Personal Finance Bloggers Cause US Retail Sales To Plunge!

May retail sales drop 1.2% or the most in 8 months as more and more people turn to personal finance bloggers for frugality advice!  I’m pretty certain nobody has ever come up with this statement, but think about it for a little bit.  Why is it that the public should take personal finance advice from BusinessWeek, for example?  The articles are written by relatively well-paid writers who are on a mission to report the news.  They do a fine job at that, but perhaps not as fine a job making things visceral like the personal finance community.  What’s more personal than a real person like Jeff delivering pizzas to get out of debt?  Not much!

It’s very hard for the mass media to compete against a team of personal finance bloggers such as the Yakezie.  We’re real life people responding to comments and putting ourselves out there.  There’s a two-way street with us.  If I were Editor in Chief of any mass media publication, I’d go out and hire an bunch of influential personal finance bloggers and put them on my payroll.  $75,000 a year will do or perhaps $150,000 a year if you want us to write an article a month exclusively for you.  By doing so, the Editor will inject new life, new readers, and therefore a wealth of new advertising dollars to the publication.

As evidenced by May’s retail sales figures, we are creating the news with our frugal ways instead of just reporting the news.  There’s a movement underway, can you feel it?  Maybe we’ll band together and talk about how we should never buy new cars again, causing June’s new car sales to dip.  Or maybe we’ll discover how amazing one person’s unsung journey is to fight poverty in Uganda and direct millions of dollars their way.  That counts for something.  Let’s make a palatable difference with the words we write.  Someone is out there listening.

Have a great weekend everyone!

Regards,

Sam @ Financial Samurai – “Slicing Through Money’s Mysteries”

Follow on Twitter @FinancialSamura and subscribe to our RSS or E-mail feed.

Sam started Financial Samurai in 2009 during the depths of the financial crisis as a way to make sense of chaos. After 13 years working on Wall Street, Sam decided to retire in 2012 to utilize everything he learned in business school to focus on online entrepreneurship.

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Comments

  1. Norman says

    Or it could be that May’s retail sales plunge is due to the fact that people have already maxed out their credit cards and they are at the end of their credit gravy train.

  2. says

    Hey, I like your way of thinking! ;) The Yakezie is a great group of people. And yes, we should band together and strengthen this new movement. Cuz I feel it coming strong.

    Quite an awesome community of pf bloggers out there, Yakezie or not.
    .-= Money Funk´s last blog ..Reduce your Variable Expenses =-.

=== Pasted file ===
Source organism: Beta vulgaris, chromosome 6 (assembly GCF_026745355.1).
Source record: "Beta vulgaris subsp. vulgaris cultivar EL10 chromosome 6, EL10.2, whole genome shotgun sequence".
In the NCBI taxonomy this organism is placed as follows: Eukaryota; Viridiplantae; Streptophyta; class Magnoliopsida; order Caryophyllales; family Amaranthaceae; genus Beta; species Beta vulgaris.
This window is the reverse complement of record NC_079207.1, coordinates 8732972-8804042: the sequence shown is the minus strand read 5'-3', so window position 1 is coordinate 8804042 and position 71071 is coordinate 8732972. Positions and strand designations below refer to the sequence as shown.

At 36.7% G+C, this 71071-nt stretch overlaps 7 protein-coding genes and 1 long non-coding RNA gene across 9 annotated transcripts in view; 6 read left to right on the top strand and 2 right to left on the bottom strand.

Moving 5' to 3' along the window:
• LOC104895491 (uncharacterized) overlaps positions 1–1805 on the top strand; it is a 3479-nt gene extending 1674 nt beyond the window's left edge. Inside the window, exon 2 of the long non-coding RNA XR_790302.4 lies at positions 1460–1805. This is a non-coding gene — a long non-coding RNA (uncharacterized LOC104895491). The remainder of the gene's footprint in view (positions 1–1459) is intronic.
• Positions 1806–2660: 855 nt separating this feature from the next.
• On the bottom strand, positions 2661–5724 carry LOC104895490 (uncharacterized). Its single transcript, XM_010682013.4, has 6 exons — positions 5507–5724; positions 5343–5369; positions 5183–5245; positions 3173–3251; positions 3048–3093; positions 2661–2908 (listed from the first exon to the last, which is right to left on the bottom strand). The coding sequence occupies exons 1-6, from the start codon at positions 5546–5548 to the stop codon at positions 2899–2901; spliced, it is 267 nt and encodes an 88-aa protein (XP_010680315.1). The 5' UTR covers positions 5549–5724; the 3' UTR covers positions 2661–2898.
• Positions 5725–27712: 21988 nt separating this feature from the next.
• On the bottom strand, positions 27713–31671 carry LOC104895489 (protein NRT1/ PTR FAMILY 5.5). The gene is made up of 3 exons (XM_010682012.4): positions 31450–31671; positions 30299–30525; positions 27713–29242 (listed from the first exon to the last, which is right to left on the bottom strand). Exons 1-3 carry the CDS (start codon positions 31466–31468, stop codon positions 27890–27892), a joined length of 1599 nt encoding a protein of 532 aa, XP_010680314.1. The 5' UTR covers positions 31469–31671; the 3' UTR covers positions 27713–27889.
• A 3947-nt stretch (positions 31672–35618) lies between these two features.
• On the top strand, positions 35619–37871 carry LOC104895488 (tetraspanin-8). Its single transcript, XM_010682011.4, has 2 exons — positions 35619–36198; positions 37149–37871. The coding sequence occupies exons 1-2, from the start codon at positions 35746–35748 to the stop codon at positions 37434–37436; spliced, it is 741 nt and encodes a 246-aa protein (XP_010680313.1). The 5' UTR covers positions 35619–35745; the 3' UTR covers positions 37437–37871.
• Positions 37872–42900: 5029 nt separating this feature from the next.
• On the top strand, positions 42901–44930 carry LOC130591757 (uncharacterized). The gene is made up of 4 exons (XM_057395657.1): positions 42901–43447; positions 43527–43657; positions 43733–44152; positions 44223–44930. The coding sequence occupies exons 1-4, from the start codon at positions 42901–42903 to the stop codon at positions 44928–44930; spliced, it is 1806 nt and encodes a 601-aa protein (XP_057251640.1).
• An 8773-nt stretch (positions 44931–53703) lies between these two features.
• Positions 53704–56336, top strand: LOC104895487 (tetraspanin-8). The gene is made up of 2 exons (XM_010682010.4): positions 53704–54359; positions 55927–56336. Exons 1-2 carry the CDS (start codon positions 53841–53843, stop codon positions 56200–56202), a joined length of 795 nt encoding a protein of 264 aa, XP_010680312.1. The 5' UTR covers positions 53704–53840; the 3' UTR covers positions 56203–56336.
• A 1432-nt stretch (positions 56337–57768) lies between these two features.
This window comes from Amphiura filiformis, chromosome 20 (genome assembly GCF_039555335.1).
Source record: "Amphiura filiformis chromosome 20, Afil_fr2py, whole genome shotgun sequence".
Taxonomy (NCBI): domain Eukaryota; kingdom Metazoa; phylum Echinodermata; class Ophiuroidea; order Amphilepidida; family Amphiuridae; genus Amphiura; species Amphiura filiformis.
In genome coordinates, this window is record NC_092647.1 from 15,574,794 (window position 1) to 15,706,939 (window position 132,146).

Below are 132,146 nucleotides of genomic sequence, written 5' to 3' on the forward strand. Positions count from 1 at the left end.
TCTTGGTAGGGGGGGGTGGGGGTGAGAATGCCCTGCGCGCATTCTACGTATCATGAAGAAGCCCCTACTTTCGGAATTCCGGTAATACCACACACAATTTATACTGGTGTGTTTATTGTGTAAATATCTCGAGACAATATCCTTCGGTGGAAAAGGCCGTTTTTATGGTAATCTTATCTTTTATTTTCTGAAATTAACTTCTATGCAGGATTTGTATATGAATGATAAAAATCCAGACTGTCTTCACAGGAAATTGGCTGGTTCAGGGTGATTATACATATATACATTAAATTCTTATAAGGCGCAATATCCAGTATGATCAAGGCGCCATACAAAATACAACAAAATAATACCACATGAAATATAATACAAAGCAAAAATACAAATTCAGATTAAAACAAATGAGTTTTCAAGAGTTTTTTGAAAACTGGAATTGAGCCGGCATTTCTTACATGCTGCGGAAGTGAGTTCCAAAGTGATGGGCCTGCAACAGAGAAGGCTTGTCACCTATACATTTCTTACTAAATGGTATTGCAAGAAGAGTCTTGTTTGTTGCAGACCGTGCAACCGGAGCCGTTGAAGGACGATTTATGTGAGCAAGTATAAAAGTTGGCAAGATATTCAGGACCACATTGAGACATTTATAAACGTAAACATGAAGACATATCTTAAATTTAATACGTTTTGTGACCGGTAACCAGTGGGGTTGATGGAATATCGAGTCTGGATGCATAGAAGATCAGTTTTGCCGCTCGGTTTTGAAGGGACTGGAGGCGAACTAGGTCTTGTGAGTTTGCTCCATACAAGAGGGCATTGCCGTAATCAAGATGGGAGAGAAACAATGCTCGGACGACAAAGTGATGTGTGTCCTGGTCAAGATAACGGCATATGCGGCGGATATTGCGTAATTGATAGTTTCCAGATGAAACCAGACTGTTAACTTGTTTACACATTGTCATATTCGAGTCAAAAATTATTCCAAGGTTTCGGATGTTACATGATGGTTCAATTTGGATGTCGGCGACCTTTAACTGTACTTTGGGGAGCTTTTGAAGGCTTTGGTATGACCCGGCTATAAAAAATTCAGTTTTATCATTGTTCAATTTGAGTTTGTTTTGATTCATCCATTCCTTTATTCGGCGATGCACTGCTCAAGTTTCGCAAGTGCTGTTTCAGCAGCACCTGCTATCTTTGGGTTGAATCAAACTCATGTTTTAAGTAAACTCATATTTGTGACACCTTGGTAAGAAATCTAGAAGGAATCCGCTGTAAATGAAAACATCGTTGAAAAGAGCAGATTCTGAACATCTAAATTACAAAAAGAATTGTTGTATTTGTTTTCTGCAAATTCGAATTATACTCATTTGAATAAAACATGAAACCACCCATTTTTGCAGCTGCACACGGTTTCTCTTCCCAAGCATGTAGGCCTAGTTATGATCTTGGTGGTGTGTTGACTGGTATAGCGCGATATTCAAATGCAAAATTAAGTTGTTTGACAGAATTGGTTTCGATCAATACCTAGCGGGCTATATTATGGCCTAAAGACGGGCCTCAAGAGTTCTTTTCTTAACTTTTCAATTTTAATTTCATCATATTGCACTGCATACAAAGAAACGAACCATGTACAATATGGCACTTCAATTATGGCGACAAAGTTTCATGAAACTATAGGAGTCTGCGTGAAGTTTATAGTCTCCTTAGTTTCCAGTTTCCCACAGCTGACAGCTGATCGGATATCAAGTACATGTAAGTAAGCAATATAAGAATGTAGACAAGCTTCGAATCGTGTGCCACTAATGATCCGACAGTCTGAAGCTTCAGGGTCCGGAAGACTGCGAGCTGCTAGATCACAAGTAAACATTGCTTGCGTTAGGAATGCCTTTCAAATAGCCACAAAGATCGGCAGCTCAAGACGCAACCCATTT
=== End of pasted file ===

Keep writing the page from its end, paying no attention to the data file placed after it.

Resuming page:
3. says

    $150,000 a year? I’m not sure you’re entirely familiar with the economics of publishing Sam.

    Ever met a rich journalist? ;) (Not a famous person who writes for a fortune – plenty of them!)

    Here in the UK some big media sites and papers have long been co-opting everyday people to write stories closer to the writer’s household finances or reader blogs or similar. Perhaps that’s why there’s seemingly less room for personal finance blogs here?
    .-= Monevator´s last blog ..Two new personal finance tools for Monevator readers =-.

    • says

      I am “taking the piss” as they say in the UK! Of course we didn’t cause a big decline in May retail sales, but one day, maybe we can affect change and create a hoard of frugal people in the world who save their money!

      I don’t think $150,000/year is too much to hire me to write a column a month for the Wall St. Journal. In fact, I think it’s a bargain! :)
      .-= admin´s last blog ..The Emergency Fund Fallacy =-.

  4. says

    Actually there is evidence out there that people have taken to couponing and looking for deals because of the recession. This happens at every downturn of course but seems more pronounced at this juncture and, who knows, maybe it is the personal finance blogging impact!
    If people just learn to get their money working for them rather than against them it would be a sea change for the country.
    .-= DIY Investor´s last blog ..BP Coffee Spill =-.

    • says

      I agree with DIY – that it seems much more pronounced. What would all the credit card companies do if everyone learned how to make their money work for them (the people) and not the companies? That would be a ton of money to do great things with.
      .-= Jeff´s last blog ..Friday Frugal Tips – Lawn Service =-.

  5. says

    Oh Sam,

    I wish that was true about people taking advice.

    I read a blog recently where the young woman (30) has been unemployed for a year but she’s shopping twice a week at Whole Foods for her fix of coconut water plus a litany of other things. I’m sure that she will only stop once she runs out of money.